As a man, a watch is the only item of jewelry you can legitimately ‘pull off’. Yes, by all means wear your neck chain like you’re Flavor Flav, or cross-stitched bracelet which has ‘sentimental value’ – but the rest of us are judging you.
In this day and age of wearable tech, the man who stands proudly against the tide with a mechanical timepiece on his wrist is king. A decent watch exudes elegance.
That being said, the watch market is a minefield, with many pit-holes for a first time buyer. I believe that a man only needs two quality watches: a dress watch with a traditional face and leather strap, and a ‘complicated’ watch with multiple dials and a stainless steel strap.
Below I’m going to break down some of the best available watch brands on various different budgets. This isn’t a definitive list, and there will be many great brands I have missed – but it’s a good place to start.
£0 – £100
Ahem… Let’s be honest, any watch under £100 is purely going to be functional. It will tell the time. That’s all you’re going to get. We’re in Elizabeth Duke, ‘Argos impulse buy’ territory. In this bracket you’ve got low-end Rotary, Casio, Accurist, Sekonda and such like. They will do the job perfectly fine, but won’t turn heads.
£100 – £200
This is where it starts getting interesting. At this price point you have the introduction of the minimalist UK watch makers such as Uniform Wares and Daniel Wellington, and Scandinavian brands like as Skagen and Larsson & Jennings. I’m also fond of Mondaine, who created the iconic design of the Swiss railway clock, and carried said design through to their watches. At this price you won’t have bells and whistles, but will have a sleekly designed watch with character, which you’ll be pleased to have on your wrist.
£200 – £500
This bracket opens a few more doors. You can get decent spec watches from the likes of Seiko and Swatch, and the entry level of mid-range brands like Tissot and Movado. You’re still in quartz territory (more on that later), but the build quality increases exponentially are you climb the budget ladder.
£500 – £1000
At the lower end of this price point you’ll find great watches by Longines, Raymond Weil and Zenith – including some iconic watches like Longines Le Grande Classique.
At the higher end this is where eBay becomes your friend. There are plenty of amazing bargains to be found by bidding on vintage watches. You may even be able to bag yourself a second hand mechanical classic such as an Omega Speedmaster. Just make sure the watch you’re bidding for has the appropriate documentation, as there are many fakes circulating through the murky eBay waters.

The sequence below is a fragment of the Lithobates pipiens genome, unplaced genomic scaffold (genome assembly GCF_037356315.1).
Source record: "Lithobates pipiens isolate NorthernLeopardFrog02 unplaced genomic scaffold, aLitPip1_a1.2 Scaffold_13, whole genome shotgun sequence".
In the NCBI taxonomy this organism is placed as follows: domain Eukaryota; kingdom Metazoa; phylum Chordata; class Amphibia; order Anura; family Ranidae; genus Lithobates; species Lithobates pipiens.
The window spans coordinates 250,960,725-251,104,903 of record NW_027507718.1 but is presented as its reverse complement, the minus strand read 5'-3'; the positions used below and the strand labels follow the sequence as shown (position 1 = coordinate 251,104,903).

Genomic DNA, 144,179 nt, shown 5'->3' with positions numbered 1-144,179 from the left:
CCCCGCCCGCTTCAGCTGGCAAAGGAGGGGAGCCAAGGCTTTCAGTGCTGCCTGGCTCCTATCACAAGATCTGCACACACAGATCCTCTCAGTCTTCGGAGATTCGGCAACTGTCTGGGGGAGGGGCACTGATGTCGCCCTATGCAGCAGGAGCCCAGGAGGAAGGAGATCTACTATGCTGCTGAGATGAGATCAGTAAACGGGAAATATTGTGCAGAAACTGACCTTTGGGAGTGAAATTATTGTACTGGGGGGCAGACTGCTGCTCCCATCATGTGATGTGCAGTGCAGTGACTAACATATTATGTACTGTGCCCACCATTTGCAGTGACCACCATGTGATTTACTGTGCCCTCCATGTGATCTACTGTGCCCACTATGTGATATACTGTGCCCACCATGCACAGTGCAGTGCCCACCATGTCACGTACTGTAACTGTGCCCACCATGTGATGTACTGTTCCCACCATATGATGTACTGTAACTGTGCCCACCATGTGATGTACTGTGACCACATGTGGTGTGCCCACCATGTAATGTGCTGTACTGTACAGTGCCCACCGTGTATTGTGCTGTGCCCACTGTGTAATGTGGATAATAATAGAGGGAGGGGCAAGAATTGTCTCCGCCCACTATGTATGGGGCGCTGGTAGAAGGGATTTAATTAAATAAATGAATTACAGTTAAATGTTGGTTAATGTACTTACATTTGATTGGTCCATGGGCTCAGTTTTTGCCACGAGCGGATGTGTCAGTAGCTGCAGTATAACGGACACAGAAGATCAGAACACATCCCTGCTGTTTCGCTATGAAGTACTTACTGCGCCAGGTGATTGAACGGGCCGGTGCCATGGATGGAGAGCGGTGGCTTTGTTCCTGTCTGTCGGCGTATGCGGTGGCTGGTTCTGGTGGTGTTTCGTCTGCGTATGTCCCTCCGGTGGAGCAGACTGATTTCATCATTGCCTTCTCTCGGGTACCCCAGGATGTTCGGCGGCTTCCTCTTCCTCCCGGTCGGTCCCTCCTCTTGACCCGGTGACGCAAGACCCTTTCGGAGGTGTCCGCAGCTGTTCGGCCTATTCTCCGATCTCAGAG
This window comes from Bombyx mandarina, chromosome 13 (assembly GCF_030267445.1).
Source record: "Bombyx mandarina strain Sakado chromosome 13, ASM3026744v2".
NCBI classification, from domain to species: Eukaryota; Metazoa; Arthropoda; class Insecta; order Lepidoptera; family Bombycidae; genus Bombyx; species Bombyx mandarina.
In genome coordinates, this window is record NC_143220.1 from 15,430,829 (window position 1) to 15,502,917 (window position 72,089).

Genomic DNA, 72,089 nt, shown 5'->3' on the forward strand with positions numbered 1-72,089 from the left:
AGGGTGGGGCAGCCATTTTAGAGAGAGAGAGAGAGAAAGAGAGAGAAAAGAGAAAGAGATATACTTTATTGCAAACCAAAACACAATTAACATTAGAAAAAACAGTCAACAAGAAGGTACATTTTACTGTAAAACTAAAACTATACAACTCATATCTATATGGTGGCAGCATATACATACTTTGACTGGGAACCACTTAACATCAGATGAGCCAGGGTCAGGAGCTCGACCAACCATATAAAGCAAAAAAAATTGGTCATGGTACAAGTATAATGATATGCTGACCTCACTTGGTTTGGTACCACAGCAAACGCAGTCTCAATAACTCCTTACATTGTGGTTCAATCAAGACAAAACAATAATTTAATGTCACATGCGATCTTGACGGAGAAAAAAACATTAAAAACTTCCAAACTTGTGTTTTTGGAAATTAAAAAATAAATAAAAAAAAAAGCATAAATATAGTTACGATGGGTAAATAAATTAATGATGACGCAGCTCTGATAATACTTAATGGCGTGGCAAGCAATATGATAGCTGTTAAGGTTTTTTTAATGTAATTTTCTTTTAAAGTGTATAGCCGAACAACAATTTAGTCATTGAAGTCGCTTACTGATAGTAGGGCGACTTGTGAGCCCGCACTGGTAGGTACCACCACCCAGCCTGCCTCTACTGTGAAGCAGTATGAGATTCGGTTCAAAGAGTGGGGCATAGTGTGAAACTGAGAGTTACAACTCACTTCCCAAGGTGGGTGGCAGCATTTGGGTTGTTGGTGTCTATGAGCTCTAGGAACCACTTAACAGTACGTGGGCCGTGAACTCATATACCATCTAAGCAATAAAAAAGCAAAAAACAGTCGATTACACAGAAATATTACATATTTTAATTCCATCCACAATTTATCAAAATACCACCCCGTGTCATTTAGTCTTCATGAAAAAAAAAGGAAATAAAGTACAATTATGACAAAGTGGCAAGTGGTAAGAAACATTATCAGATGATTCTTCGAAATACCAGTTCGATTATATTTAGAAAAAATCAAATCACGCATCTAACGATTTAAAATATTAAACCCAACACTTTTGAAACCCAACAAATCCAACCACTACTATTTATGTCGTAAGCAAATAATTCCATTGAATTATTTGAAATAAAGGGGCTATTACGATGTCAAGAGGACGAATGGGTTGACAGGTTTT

£1,000 – £2,000
Now we’re talking! This is where a lot of the Swiss-made brands come into play. This is also where the movement of the watch becomes important. Generally speaking, a ‘movement’ is how the watch is powered – usually either with a quartz battery, or by mechanical movements. You can tell the difference between a quartz watch and a mechanical watch by looking at the second hand: a quartz watch ticks each second, where a mechanical watch has a smooth movement around the whole watch face. Mechanical watches are valued more due to the craftsmanship needed to create the tiny components inside, where a quartz watch has a battery running the show.
In this bracket you have the entry level watches from esteemed Swiss brands such as TAG Heuer, Omega, Baume & Mercier, RADO and the top end watches from the likes of Longines.
£2,000 – £5,000
Into the serious money. Any of the major brands will have something for you in this price range. You can now purchase a quality Breitling, high-end TAG or Omega, or Rolex if you’re that way inclined (though they have their fans, I believe it’s a bit cliched in this day and age to get a Rolex. Just my opinion though!)
The world is yours, my friend! This is approaching the territory of the likes of Piaget, Cartier, Blancpain, and the mighty Patek Philippe. If you’re in this bracket and know these names, my advice is arbitrary.
WATCH OUT FOR:
- Watches by fashion houses. You’ll often see watches by Gucci, Armani etc. They charge extortionate prices for poor craftsmanship, living purely on their name. For these companies the watch side of the business is an afterthought. Why would you possibly choose them over a company who devotes all its time (I’m throwing these time-related puns around for good measure) to making watches?
- Watches advertised on instagram. On the main fashion instas you follow, you’ll often see watches which look pretty decent. You need to remember this: that feed was PAID to promote them. They’re like an apple whose skin looks perfect, but the fruit inside is rotten to the core. Avoid like the plague.